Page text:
This has been a season of adjustment for, Ed Goss and possibly the biggest change has been accepting his switch from a standout to someone whose name usually draws a “Who’ dat?” on the street.
Before coming to the Arrows, Goss provided an excellent scoring threat for the Westminister Salmonbellies, earning all-star honors in 1970 and 1971 and getting selected as Westminister’s Most Valuable Player in the 1972 playoffs.
But on a team filled with a bevy of offensive threats, Goss sometimes gets lost in the shuffle, at least when it comes to getting recognition for his own talents. But instead of sulking and causing a problem, the likable Goss rationalizes his role. “It doesn’t bother me,” said Goss. “Paul Suggate plays my position and you can’t take him out. Most players play better when they’re playing a lot and that’s the way it is with me.”
Goss should see more action and thus become more effective as the season goes on. He sat out last season with a shoulder injury and he admits it affected him more than he thought it would.
“I had the shoulder operated on a year ago December,” recalls Goss, a 5-11, 180-pounder. “It definitely hurt my timing and everything. I didn’t think it would hurt me, but it did. You just can’t sit out a year and have it not hurt you.”
Still another adjustment has been the switch from New West, British Columbia to Largo, where he rooms with Bill Bradley. “It hurt at first,” confessed Goss. “I miss home and get down sometimes, but I can just get on the phone. The humidity here is what’s really hard to get used to.”
Once he becomes fully adjusted and gets a little more playing time, Goss will have a better shot at attaining his number one goal for the season. He wants to finish with at least 75 goals, which he thinks is within his range.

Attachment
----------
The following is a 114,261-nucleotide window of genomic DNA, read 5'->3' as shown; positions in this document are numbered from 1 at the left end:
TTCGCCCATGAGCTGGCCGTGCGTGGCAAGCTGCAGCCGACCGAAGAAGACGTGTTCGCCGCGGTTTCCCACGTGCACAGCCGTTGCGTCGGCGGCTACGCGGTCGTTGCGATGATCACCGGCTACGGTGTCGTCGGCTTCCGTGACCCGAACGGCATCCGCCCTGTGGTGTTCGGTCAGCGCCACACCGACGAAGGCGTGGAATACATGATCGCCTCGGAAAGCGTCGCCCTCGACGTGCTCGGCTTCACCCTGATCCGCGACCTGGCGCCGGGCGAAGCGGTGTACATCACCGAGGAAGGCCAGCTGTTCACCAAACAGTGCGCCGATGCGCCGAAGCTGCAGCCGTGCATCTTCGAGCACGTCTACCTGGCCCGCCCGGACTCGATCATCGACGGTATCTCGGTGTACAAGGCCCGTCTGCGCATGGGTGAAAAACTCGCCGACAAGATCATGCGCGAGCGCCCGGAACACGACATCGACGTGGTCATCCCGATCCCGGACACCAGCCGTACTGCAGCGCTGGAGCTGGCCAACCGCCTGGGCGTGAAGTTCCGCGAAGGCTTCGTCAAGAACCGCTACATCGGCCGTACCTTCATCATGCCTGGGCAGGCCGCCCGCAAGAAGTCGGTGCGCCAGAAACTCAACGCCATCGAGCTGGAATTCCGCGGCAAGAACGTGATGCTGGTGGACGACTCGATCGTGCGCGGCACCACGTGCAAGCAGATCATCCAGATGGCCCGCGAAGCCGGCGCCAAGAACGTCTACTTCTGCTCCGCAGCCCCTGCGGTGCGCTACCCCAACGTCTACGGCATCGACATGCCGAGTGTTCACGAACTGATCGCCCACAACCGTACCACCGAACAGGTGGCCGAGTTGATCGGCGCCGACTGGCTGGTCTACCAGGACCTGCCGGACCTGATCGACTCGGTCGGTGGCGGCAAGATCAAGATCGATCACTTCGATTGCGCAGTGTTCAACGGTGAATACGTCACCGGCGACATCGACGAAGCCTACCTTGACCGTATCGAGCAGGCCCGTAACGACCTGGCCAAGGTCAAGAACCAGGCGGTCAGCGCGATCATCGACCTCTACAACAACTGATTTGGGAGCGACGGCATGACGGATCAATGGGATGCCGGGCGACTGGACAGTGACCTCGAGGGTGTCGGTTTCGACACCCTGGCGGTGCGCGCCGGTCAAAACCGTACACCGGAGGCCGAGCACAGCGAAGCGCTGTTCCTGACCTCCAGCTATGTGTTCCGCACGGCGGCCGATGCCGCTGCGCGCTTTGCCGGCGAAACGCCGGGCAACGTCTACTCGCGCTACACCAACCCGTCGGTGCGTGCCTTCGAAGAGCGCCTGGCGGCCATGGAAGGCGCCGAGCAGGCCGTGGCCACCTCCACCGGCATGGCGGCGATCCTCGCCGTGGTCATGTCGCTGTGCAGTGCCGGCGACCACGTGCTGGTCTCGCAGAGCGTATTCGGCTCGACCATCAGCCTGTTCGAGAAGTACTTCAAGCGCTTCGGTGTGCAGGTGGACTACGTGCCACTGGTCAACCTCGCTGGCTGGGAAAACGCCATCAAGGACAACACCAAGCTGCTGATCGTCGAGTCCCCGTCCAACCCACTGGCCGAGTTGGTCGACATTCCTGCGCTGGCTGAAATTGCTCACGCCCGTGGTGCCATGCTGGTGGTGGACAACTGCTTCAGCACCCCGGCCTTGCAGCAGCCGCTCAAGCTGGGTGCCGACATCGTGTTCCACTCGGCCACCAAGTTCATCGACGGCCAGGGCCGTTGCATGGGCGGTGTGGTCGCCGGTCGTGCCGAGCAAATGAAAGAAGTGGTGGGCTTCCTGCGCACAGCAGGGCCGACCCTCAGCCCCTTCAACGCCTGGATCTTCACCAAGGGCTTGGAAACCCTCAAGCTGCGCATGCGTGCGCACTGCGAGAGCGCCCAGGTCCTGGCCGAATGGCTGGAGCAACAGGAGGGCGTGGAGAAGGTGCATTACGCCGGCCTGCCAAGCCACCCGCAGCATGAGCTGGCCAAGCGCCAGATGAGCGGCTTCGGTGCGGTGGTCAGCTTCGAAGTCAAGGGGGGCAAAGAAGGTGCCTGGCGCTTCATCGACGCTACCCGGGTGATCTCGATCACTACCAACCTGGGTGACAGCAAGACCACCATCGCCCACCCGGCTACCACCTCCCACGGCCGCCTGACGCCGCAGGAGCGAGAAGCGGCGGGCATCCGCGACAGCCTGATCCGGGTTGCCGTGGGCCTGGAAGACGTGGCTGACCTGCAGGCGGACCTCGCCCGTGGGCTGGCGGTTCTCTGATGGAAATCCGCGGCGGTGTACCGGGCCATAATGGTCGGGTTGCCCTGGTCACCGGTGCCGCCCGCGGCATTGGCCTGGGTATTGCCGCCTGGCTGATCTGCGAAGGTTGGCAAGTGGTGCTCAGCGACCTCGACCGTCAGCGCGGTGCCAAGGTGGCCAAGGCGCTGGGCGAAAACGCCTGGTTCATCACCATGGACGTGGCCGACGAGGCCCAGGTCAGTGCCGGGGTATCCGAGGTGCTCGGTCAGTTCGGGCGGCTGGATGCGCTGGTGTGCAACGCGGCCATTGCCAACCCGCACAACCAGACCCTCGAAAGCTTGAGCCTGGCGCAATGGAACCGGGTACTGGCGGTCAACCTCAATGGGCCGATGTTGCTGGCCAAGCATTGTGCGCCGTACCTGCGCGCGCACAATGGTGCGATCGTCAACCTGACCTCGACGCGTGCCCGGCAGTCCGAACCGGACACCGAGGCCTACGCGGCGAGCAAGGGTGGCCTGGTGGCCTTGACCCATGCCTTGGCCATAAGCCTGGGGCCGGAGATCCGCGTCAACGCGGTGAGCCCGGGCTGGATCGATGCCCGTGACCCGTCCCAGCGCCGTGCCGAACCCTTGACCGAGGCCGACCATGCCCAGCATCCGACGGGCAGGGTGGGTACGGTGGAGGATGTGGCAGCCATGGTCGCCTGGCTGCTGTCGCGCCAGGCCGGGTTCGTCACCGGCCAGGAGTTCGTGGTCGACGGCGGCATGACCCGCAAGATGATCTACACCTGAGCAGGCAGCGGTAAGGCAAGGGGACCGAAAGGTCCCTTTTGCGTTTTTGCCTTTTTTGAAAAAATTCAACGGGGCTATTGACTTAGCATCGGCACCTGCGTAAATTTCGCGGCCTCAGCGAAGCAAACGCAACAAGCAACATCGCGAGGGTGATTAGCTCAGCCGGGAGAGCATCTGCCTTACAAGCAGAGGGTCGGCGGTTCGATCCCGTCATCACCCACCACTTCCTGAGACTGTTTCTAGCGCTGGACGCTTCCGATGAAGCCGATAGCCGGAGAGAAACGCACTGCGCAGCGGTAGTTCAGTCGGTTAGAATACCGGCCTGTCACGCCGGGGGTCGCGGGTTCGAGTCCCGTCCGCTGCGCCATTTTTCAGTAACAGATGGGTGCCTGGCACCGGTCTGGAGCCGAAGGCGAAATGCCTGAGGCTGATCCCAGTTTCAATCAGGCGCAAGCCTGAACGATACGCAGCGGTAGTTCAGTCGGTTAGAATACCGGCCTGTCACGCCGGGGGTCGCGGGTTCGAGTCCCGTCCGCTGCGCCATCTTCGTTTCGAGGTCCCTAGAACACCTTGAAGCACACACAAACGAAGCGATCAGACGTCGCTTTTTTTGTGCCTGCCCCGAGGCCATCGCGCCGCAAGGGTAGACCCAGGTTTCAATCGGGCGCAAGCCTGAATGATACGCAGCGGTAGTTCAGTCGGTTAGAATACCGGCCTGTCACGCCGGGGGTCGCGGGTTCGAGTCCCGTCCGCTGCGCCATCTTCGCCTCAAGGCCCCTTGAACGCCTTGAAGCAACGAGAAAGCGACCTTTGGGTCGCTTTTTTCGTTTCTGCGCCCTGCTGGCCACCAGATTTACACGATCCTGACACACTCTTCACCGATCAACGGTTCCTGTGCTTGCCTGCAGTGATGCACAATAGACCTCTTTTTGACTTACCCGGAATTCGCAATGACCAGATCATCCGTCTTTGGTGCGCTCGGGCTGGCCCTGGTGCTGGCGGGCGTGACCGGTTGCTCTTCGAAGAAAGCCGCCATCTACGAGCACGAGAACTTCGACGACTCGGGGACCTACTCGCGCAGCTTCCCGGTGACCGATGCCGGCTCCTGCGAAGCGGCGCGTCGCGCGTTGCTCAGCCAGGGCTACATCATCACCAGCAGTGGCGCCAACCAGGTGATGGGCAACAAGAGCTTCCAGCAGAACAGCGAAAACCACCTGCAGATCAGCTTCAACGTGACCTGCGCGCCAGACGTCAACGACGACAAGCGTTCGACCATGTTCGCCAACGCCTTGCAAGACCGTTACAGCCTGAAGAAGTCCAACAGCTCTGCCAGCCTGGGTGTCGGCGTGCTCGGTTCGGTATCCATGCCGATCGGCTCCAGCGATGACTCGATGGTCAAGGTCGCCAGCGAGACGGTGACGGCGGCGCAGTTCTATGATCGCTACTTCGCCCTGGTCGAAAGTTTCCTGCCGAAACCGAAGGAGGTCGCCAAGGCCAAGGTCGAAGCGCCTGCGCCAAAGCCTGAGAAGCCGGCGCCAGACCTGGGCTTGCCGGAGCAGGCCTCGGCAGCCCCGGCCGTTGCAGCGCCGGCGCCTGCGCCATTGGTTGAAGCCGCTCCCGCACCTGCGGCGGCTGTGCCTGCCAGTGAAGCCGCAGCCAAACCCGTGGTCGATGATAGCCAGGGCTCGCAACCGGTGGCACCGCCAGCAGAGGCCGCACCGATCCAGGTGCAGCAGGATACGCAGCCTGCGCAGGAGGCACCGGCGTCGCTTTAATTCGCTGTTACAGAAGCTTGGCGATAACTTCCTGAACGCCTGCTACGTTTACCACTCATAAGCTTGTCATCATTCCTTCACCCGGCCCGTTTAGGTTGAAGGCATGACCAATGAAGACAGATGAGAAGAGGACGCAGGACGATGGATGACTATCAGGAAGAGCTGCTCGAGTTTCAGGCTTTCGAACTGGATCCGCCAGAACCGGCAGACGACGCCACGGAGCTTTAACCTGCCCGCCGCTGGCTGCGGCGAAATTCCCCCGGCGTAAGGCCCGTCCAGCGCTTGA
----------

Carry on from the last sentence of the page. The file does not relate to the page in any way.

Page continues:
“I want to have a good year and be a two-way player,” says Goss. “I want to get 75 goals. Now that sounds like a lot, but in 56 games it really isn’t. The main thing is for the team to win (the National Lacrosse League championship) and I want to be a part of that.”
Goss always wants to stay healthy so he’ll have a chance to each the above objectives. That doesn’t mean, however, that he doesn’t like to mix it up occasionally. After all, he plays hockey in the off-season. “Hockey has helped me just in some moves and in being heady all the time,” explained Goss. “You’ve got to be thinking.
“There’s a lot more hitting in lacrosse, but you can get some pretty good ones in hockey. You don’t really notice the banging around in lacrosse after awhile unless you get a cheap shot in the leg. The only times it hurts is when you get hit in an open spot.
“You have to try to get aggressive early, especially when you’re new in the league,” Goss continued. “You’ve got to get a name and let people know they can’t intimidate you. If somebody intimidates you, you’ve got to retaliate. You don’t get hurt in a fight, just your pride.”
And that’s what enabling Goss to overcome several adjustments and contribute to the Arrows.